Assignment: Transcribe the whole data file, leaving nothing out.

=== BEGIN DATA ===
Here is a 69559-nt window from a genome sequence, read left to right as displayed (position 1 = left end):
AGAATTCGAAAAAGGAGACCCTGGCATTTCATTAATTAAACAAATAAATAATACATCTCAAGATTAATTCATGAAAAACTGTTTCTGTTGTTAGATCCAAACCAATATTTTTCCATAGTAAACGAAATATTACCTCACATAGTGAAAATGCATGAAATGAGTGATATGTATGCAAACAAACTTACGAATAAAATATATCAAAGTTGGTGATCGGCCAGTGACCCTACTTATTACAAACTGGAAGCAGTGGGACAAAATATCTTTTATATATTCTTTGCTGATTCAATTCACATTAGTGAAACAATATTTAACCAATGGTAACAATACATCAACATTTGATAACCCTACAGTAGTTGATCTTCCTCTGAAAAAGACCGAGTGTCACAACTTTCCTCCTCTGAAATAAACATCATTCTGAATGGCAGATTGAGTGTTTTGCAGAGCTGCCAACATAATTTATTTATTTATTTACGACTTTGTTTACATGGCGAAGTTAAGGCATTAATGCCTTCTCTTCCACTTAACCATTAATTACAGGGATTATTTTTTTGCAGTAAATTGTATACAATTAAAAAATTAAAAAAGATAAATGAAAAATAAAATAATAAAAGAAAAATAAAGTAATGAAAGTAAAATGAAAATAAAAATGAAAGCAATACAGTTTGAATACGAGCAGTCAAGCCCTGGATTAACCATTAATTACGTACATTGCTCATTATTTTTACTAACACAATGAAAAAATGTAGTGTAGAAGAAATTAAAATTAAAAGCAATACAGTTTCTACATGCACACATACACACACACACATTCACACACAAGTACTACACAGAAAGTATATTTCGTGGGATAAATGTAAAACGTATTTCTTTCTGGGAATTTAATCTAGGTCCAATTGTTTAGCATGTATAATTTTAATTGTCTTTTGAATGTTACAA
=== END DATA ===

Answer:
Here is a 69559-nt window from a genome sequence, read left to right as displayed (position 1 = left end):
AGAATTCGAAAAAGGAGACCCTGGCATTTCATTAATTAAACAAATAAATAATACATCTCAAGATTAATTCATGAAAAACTGTTTCTGTTGTTAGATCCAAACCAATATTTTTCCATAGTAAACGAAATATTACCTCACATAGTGAAAATGCATGAAATGAGTGATATGTATGCAAACAAACTTACGAATAAAATATATCAAAGTTGGTGATCGGCCAGTGACCCTACTTATTACAAACTGGAAGCAGTGGGACAAAATATCTTTTATATATTCTTTGCTGATTCAATTCACATTAGTGAAACAATATTTAACCAATGGTAACAATACATCAACATTTGATAACCCTACAGTAGTTGATCTTCCTCTGAAAAAGACCGAGTGTCACAACTTTCCTCCTCTGAAATAAACATCATTCTGAATGGCAGATTGAGTGTTTTGCAGAGCTGCCAACATAATTTATTTATTTATTTACGACTTTGTTTACATGGCGAAGTTAAGGCATTAATGCCTTCTCTTCCACTTAACCATTAATTACAGGGATTATTTTTTTGCAGTAAATTGTATACAATTAAAAAATTAAAAAAGATAAATGAAAAATAAAATAATAAAAGAAAAATAAAGTAATGAAAGTAAAATGAAAATAAAAATGAAAGCAATACAGTTTGAATACGAGCAGTCAAGCCCTGGATTAACCATTAATTACGTACATTGCTCATTATTTTTACTAACACAATGAAAAAATGTAGTGTAGAAGAAATTAAAATTAAAAGCAATACAGTTTCTACATGCACACATACACACACACACATTCACACACAAGTACTACACAGAAAGTATATTTCGTGGGATAAATGTAAAACGTATTTCTTTCTGGGAATTTAATCTAGGTCCAATTGTTTAGCATGTATAATTTTAATTGTCTTTTGAATGTTACAA